For Going the Distance, Justin Long took on two new tasks: starring in a romantic comedy and acting alongside former girlfriend Drew Barrymore - while they both appeared in last year’s He’s Just Not That Into You, they didn’t have any scenes together. Long spoke with Metro about working with Drew, tackling improv and some of the more uncomfortable things he’s had to do to promote the movie.

How was working with Drew?
Oh, it was amazing. I hope we get to do it again. She’s just so smart and funny. I did another movie with her, but I didn’t get to have any scenes with her, so I was really excited. It’s daunting because she’s so accomplished, specifically within this genre of movies. This is really my first lead role in a romantic movie like this, and I couldn’t have asked for a better partner. She just makes everyone around her better.

Was there anything you were nervous about going into it with her?
I knew her very well, but when you don’t know somebody in a professional capacity like that, you don’t know what’s going to come out. You know, God forbid this person you thought you knew, you see them on set and they’re a diva or just not who you thought they were. And I’m proud to report that she was just lovely with everyone, no matter where they fit in the hierarchy of the Hollywood ladder. And that goes a long way. You don’t want to be working on a fun, lighthearted relationship study when there’s heaviness or diva-ness. It’s not very conducive to comedy, especially when there’s so much improvisation going on and you just want to feel good.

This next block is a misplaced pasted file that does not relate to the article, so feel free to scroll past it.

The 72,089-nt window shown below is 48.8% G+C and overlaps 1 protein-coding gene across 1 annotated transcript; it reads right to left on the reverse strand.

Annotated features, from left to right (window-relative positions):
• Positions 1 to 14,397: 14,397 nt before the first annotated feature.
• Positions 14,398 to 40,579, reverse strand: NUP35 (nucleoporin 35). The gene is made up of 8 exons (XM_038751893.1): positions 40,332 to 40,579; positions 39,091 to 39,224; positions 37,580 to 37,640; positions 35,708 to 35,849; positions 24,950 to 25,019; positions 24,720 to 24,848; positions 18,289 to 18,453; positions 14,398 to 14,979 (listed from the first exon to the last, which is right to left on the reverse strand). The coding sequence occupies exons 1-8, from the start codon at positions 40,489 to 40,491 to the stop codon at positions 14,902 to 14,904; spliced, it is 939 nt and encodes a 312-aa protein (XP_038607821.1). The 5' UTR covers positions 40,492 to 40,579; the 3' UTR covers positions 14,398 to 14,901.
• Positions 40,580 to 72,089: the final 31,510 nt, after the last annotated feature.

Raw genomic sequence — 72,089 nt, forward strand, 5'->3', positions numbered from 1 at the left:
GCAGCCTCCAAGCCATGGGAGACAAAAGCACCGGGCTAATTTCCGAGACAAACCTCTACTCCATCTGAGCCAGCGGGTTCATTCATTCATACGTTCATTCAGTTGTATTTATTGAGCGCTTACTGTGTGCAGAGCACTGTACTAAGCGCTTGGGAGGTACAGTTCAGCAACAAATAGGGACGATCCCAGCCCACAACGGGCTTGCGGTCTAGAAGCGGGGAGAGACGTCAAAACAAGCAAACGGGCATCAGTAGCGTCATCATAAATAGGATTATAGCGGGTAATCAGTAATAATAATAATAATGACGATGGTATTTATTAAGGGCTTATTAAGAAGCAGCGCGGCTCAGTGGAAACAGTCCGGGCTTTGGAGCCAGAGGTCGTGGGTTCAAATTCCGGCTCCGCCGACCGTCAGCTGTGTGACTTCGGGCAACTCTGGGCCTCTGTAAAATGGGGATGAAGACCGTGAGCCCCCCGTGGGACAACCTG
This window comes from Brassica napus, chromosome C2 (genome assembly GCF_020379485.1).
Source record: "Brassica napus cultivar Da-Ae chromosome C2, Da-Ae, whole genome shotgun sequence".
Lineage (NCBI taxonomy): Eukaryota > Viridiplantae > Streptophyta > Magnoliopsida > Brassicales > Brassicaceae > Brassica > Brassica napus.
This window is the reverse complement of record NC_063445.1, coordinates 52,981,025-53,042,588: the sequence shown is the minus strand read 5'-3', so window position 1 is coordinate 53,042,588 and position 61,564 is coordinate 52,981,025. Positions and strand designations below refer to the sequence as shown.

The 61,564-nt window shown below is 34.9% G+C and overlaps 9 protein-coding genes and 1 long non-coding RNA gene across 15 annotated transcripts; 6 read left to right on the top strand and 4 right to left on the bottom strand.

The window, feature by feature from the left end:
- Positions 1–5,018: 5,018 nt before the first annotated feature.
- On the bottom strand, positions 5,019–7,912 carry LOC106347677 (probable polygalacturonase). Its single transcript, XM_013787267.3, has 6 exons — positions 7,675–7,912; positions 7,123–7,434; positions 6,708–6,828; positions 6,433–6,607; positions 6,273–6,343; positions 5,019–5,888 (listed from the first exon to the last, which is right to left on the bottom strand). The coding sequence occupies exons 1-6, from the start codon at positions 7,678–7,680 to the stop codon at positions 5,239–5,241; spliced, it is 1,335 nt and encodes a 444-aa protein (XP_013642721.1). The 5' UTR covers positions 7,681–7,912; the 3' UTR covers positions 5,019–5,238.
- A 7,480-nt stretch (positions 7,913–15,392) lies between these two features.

Were you at all daunted about the amount of improvisation in the movie?
I’m really comfortable with doing improv. I love doing it, and it’s something that I’ve been doing I think since I started, really.But being on a good movie like Dodgeball or The Break-Up where there’s a strong script already, it’s a lot easier than it is, say, doing it on a movie like Herbie or a movie where the script maybe isn’t so strong and you’re doing it out of necessity to make it good or even mediocre.

So I’ve been employing improv a lot on movies like that, where the script just wasn’t there and you do it to get it just to feel comfortable saying some of the words. But with Going the Distance, we were starting from a good place. We were starting from a strong script. And I would say about 50 per cent of the movie was improvised. The best time to do improv is when you don’t have to do it, when it’s not out of necessity to make the scene decent.

While promoting the movie, you and co-stars Jason Sudeikis and Charlie Day appeared on WWE’s Monday Night Raw, right?
[Laughs] Yeah. In no way am I being self-deprecating when I say that was a disaster. It was just not the audience to be promoting a movie like that to. We were so out of place. It was just awkward. They’re all fired up to see guys pummeling each other, not to see three nerdy comedy guys do some bits. They played the trailer for this crowd and it just silenced them — and not in a good way.

So what do you do in a situation like that?
You just commit to it as best you can. We were in Los Angeles at the Staples Center, and the only time we really had the audience on our side was when we were praising the Lakers. And before that I think the majority of them were contemplating throwing things at us. There were a few homophobic remarks. I don’t want to generalize it, I know some wrestling fans. But it’s just not the audience.

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